New round of Fed, ECB monetary easing slams dollar, boost real assets

admin17/Sep/2012Currency Updates

Although widely expected, the announcement by the Fed last week of further aggressive, open-ended monetary easing provided a dramatic boost to risk assets worldwide, and a flight from the dollar.While the ECB has also changed tack dramatically, and it is now adopting a far more constructive role in the European crisis, the effect on its currency has been the opposite: by removing the immediate risk of a euro break up, its promises of market intervention to support peripheral sovereigns actually support the common currency. The continuing lacklustre news flow regarding the US economy also weighs on the dollar.

We see significant parallels with the situation early this year. Then, the Fed delayed its expected date for raising rates until late 2014, while the ECB announced further liquidity injections via LTRO operations, and the euro bounced off its lows as a result. The rally was temporary, and we expect the pattern to repeat this time. However, we acknowledge the positive change in ECB policy and will revise our short-term forecasts for the euro higher this week. We maintain our bearish longer-term forecasts, as we think the economic damage done by austerity policies and the ECB delay in supporting peripheral sovereign states will continue to provide serious headwinds for the euro.


UK employment provided mixed signals last week. The labour market report for the second quarter was surprisingly strong: a net 236,000 jobs were created. The unemployment rate rose slightly, to 8.1%, but this was mostly due to a jump in labour force participation. However, this is very much a lagging indicator. More timely measures, like the Markit job report, are at a level consistent with a moderately shrinking job market, which supports our view that the labour market peaked in the summer, partially driven by the Olympic Games. At any rate, it seems clear that job creation is being more than matched by increases in labour supply, and therefore see for now no risk to our call for an additional round of QE at the Bank of England November meeting. Meanwhile, sterling has clearly reverted to its role as a low-beta version of the euro, rising 1.4% against the dollar but dropping about the same amount against the common currency.


A rare bout of good news out of Europe buoyed the euro against most major currencies. Positive developments took place in the political, institutional and, for once, even the macroeconomic areas. Politically, Dutch voters largely supported centrist pro-Euro parties, and rejected the challenges to the European status quo coming from both left and right. On the institutional front, the European Commission proposal to transfer banking supervision from the national to the European level was surprisingly aggressive, both in its contents and its timetable. If implemented, the ECB would be able to take over tottering European banks from as early as January of next year. Finally, macroeconomic news came out mixed rather than dismal. Industrial production surprised mildly to the upside, rising 0.5% mom saar, rather than the continued contraction forecast by consensus. A gap has thus developed between the production data, consistent with stabilization of the sector, and the much gloomier sentiment indices that point to further contraction. This moderately encouraging news were balanced by the disastrous GDP report out of Italy.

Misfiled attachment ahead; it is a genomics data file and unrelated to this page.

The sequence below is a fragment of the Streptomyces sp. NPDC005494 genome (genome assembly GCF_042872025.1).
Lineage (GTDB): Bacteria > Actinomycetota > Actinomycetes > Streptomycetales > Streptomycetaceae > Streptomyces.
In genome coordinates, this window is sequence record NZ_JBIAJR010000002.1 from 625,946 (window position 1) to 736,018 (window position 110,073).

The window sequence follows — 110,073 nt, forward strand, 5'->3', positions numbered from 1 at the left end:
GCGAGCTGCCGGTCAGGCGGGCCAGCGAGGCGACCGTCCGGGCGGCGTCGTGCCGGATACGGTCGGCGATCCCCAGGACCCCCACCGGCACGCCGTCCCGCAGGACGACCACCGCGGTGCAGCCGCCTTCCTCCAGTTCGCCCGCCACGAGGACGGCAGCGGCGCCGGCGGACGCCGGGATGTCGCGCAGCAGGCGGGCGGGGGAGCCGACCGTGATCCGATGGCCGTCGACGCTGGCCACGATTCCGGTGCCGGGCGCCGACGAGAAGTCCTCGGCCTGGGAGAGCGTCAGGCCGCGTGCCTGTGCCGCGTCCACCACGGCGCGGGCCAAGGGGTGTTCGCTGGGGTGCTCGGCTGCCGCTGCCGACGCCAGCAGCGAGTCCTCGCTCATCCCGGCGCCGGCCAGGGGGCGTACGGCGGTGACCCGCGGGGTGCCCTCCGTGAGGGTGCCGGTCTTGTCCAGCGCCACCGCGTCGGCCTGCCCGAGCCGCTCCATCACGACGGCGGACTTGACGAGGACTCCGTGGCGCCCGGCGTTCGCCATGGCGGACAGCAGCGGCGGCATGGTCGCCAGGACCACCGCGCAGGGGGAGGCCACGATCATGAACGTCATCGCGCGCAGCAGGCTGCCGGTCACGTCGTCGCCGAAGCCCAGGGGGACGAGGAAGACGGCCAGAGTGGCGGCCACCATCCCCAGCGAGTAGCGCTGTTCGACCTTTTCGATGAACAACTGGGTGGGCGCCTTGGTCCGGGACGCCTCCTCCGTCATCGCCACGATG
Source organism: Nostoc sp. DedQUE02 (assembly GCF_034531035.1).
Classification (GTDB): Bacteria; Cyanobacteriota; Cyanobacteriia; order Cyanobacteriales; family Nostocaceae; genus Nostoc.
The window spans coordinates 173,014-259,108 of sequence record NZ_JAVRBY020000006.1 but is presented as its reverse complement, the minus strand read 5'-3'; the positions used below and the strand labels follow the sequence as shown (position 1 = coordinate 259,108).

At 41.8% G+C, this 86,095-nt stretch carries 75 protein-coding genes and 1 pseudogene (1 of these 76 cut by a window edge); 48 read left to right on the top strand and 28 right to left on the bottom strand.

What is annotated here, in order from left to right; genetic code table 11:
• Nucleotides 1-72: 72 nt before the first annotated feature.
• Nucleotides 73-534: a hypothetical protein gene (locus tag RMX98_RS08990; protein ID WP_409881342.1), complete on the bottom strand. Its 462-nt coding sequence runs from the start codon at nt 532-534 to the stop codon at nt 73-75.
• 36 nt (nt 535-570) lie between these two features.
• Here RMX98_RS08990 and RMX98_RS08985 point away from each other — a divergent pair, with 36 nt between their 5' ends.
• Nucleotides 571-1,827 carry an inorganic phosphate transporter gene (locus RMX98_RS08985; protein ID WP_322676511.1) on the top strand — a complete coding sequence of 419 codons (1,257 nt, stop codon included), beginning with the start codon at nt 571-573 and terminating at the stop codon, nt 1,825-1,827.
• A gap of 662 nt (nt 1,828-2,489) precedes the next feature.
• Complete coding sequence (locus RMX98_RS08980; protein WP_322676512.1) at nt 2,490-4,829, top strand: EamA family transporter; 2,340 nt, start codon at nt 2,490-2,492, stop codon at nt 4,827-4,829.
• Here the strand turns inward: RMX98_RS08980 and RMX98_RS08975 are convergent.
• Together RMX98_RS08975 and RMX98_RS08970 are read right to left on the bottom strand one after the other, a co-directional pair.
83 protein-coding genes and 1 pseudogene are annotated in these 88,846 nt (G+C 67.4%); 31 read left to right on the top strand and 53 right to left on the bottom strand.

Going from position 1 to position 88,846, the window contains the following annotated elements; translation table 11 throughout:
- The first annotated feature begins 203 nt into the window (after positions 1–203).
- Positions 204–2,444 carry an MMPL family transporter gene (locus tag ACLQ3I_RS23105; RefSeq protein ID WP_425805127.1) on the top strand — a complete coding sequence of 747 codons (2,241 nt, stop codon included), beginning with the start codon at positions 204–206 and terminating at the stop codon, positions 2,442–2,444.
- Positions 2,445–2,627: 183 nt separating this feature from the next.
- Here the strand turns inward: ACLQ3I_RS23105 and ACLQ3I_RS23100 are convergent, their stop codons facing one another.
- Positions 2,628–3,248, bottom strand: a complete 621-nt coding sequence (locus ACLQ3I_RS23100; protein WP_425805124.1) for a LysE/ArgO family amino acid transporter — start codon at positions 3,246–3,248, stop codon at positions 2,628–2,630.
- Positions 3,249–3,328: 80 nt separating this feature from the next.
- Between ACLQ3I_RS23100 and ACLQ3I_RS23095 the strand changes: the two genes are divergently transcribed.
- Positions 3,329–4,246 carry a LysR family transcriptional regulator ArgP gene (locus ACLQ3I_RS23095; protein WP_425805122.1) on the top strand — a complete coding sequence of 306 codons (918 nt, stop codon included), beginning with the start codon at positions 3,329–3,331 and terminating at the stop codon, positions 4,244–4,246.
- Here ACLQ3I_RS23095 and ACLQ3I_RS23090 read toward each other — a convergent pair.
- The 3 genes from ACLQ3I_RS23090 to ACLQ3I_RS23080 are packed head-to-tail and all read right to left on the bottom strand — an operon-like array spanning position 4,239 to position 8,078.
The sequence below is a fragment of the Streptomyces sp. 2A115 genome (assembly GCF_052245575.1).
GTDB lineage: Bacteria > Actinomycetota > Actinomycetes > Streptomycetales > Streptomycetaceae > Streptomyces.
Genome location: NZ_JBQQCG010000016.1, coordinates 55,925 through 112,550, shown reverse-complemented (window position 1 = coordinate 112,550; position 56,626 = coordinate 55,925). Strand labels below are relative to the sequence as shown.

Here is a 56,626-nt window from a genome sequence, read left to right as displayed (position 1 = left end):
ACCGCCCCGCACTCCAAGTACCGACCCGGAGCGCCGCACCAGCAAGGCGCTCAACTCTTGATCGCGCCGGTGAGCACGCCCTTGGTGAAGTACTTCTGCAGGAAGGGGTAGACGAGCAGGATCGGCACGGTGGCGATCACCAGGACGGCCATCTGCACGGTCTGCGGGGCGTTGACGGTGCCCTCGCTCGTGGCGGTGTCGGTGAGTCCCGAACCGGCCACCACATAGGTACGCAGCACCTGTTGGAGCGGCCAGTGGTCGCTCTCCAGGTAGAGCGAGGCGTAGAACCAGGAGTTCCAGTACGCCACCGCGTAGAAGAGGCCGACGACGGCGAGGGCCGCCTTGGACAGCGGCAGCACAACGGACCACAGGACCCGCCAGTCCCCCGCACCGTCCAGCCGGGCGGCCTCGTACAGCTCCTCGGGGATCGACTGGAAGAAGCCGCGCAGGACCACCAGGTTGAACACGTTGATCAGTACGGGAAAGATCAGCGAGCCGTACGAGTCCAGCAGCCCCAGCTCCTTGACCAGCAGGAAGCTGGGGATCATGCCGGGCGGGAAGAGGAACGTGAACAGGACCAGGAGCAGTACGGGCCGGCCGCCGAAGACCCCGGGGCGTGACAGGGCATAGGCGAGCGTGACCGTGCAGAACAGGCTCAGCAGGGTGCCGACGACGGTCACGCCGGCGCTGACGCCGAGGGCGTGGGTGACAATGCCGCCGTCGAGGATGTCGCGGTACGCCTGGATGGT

Real GDP in the second quarter declined a severe 3.3% QoQ saar. Further, weakness was widespread, affecting consumer spending, capex, and, most worrisome of all, exports, which had so far provided the only bright spot in this peripheral economy. We think that the change to a more constructive stance with regards to peripheral sovereign debt from the ECB removes the near-term tail risk of a euro break up, and will revise our forecasts accordingly, but the dismal Italian news confirm our view that the long term economic future of the European Union is far from bright, and maintain a bearish view of the euro over this long term.


The Federal Reserve meeting last Thursday was the focus of investor attention last week, and Ben Bernanke did not disappoint. While a third round of quantitative easing (so-called QE3) had widely been expected, the Chairman surprised markets with a momentous change in the way it conducts policy. First, the amount and timing of QE3 was made open ended, and will only end when the US labour market recovers sufficiently. Second, the commitment to keep policy at zero is no longer contingent on economic conditions throughout the period – the Fed has in effect “committed to be irresponsible”. This surprising level of activism from the Fed hammered the dollar, as investors revised their inflation expectations in the US higher. While the initial reaction of the market was understandable, we think that all other major central banks will be forced to follow suit and therefore think that the dollar sell off will soon be reversed.


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